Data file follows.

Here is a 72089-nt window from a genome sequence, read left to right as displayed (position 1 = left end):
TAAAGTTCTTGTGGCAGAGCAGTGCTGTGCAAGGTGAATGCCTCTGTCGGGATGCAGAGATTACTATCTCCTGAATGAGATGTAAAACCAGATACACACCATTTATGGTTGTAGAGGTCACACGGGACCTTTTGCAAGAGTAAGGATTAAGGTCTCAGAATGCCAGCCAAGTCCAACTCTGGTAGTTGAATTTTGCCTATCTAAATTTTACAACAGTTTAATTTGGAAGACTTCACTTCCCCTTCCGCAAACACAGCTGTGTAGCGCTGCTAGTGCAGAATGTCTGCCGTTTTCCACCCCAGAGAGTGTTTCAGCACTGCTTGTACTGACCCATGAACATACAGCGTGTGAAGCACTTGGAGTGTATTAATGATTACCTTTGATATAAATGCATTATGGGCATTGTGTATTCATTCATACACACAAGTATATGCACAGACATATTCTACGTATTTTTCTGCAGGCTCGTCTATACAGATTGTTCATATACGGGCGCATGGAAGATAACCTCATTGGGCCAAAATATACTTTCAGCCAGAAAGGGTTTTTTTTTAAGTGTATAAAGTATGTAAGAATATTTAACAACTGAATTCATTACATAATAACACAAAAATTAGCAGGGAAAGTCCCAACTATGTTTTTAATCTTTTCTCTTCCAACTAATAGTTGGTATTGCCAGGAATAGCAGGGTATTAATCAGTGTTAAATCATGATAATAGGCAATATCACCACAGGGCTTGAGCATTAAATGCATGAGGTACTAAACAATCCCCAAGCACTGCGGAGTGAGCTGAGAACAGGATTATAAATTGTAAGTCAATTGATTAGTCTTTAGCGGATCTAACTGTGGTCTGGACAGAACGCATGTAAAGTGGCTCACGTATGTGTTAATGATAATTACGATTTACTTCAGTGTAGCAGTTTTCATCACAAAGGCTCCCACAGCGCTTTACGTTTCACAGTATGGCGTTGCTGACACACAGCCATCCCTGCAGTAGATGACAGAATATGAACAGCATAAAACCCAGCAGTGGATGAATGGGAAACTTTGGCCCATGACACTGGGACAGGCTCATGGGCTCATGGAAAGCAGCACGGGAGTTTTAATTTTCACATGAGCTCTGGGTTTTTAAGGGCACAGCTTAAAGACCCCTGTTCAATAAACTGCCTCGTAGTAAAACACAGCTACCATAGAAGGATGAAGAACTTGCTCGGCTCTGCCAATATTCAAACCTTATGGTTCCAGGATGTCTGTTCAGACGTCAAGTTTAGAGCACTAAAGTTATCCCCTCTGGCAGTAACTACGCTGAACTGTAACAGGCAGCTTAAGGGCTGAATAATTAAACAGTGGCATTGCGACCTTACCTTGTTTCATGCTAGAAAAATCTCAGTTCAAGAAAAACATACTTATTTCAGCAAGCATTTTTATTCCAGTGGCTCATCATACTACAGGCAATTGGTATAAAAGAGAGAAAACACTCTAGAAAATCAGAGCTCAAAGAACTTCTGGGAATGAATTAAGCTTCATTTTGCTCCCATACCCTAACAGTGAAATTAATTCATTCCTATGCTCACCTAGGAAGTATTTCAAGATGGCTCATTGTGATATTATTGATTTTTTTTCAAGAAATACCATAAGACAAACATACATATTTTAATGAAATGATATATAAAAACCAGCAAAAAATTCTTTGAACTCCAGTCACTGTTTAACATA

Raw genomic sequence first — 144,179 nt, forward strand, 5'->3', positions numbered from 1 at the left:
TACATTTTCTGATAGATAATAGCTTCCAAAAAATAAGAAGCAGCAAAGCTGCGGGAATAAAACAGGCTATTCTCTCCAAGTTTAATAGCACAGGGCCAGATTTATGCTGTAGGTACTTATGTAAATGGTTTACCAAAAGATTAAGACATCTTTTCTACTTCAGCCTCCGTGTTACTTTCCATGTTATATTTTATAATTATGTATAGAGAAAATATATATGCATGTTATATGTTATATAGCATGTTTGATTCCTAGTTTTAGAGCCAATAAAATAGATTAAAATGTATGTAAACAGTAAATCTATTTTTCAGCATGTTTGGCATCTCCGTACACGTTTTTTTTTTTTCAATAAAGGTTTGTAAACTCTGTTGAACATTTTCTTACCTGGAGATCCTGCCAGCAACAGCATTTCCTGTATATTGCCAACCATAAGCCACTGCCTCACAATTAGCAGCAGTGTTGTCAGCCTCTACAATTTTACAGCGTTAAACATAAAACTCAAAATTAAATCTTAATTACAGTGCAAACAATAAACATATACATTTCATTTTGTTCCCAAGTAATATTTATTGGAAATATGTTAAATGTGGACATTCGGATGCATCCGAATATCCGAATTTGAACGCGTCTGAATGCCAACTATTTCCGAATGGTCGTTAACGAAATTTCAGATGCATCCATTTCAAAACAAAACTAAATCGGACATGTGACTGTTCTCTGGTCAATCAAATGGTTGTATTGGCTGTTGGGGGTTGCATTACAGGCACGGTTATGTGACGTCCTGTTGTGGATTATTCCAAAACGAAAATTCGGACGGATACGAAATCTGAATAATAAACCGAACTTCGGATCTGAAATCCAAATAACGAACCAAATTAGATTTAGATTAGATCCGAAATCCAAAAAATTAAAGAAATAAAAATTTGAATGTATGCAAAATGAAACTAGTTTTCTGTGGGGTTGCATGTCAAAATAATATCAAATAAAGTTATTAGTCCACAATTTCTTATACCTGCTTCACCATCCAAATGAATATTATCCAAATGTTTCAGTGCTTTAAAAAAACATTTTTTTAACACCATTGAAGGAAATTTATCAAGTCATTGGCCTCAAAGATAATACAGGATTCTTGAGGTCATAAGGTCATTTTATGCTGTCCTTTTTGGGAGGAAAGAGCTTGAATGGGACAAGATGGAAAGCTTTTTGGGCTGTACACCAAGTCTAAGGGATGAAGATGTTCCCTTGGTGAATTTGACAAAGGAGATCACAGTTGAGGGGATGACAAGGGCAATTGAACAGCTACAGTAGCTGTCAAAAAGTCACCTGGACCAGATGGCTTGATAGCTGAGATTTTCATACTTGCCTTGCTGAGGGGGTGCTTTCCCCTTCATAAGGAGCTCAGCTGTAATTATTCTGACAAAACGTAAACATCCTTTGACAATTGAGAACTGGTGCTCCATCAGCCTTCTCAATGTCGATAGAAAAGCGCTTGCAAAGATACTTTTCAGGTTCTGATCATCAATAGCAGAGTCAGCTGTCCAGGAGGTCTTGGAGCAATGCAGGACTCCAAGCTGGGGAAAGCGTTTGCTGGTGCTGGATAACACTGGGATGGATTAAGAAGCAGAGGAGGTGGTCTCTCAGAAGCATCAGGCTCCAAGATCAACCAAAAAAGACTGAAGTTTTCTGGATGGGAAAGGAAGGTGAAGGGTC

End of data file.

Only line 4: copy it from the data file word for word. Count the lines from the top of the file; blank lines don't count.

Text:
TACATTTTCTGATAGATAATAGCTTCCAAAAAATAAGAAGCAGCAAAGCTGCGGGAATAAAACAGGCTATTCTCTCCAAGTTTAATAGCACAGGGCCAGATTTATGCTGTAGGTACTTATGTAAATGGTTTACCAAAAGATTAAGACATCTTTTCTACTTCAGCCTCCGTGTTACTTTCCATGTTATATTTTATAATTATGTATAGAGAAAATATATATGCATGTTATATGTTATATAGCATGTTTGATTCCTAGTTTTAGAGCCAATAAAATAGATTAAAATGTATGTAAACAGTAAATCTATTTTTCAGCATGTTTGGCATCTCCGTACACGTTTTTTTTTTTTCAATAAAGGTTTGTAAACTCTGTTGAACATTTTCTTACCTGGAGATCCTGCCAGCAACAGCATTTCCTGTATATTGCCAACCATAAGCCACTGCCTCACAATTAGCAGCAGTGTTGTCAGCCTCTACAATTTTACAGCGTTAAACATAAAACTCAAAATTAAATCTTAATTACAGTGCAAACAATAAACATATACATTTCATTTTGTTCCCAAGTAATATTTATTGGAAATATGTTAAATGTGGACATTCGGATGCATCCGAATATCCGAATTTGAACGCGTCTGAATGCCAACTATTTCCGAATGGTCGTTAACGAAATTTCAGATGCATCCATTTCAAAACAAAACTAAATCGGACATGTGACTGTTCTCTGGTCAATCAAATGGTTGTATTGGCTGTTGGGGGTTGCATTACAGGCACGGTTATGTGACGTCCTGTTGTGGATTATTCCAAAACGAAAATTCGGACGGATACGAAATCTGAATAATAAACCGAACTTCGGATCTGAAATCCAAATAACGAACCAAATTAGATTTAGATTAGATCCGAAATCCAAAAAATTAAAGAAATAAAAATTTGAATGTATGCAAAATGAAACTAGTTTTCTGTGGGGTTGCATGTCAAAATAATATCAAATAAAGTTATTAGTCCACAATTTCTTATACCTGCTTCACCATCCAAATGAATATTATCCAAATGTTTCAGTGCTTTAAAAAAACATTTTTTTAACACCATTGAAGGAAATTTATCAAGTCATTGGCCTCAAAGATAATACAGGATTCTTGAGGTCATAAGGTCATTTTATGCTGTCCTTTTTGGGAGGAAAGAGCTTGAATGGGACAAGATGGAAAGCTTTTTGGGCTGTACACCAAGTCTAAGGGATGAAGATGTTCCCTTGGTGAATTTGACAAAGGAGATCACAGTTGAGGGGATGACAAGGGCAATTGAACAGCTACAGTAGCTGTCAAAAAGTCACCTGGACCAGATGGCTTGATAGCTGAGATTTTCATACTTGCCTTGCTGAGGGGGTGCTTTCCCCTTCATAAGGAGCTCAGCTGTAATTATTCTGACAAAACGTAAACATCCTTTGACAATTGAGAACTGGTGCTCCATCAGCCTTCTCAATGTCGATAGAAAAGCGCTTGCAAAGATACTTTTCAGGTTCTGATCATCAATAGCAGAGTCAGCTGTCCAGGAGGTCTTGGAGCAATGCAGGACTCCAAGCTGGGGAAAGCGTTTGCTGGTGCTGGATAACACTGGGATGGATTAAGAAGCAGAGGAGGTGGTCTCTCAGAAGCATCAGGCTCCAAGATCAACCAAAAAAGACTGAAGTTTTCTGGATGGGAAAGGAAGGTGAAGGGTC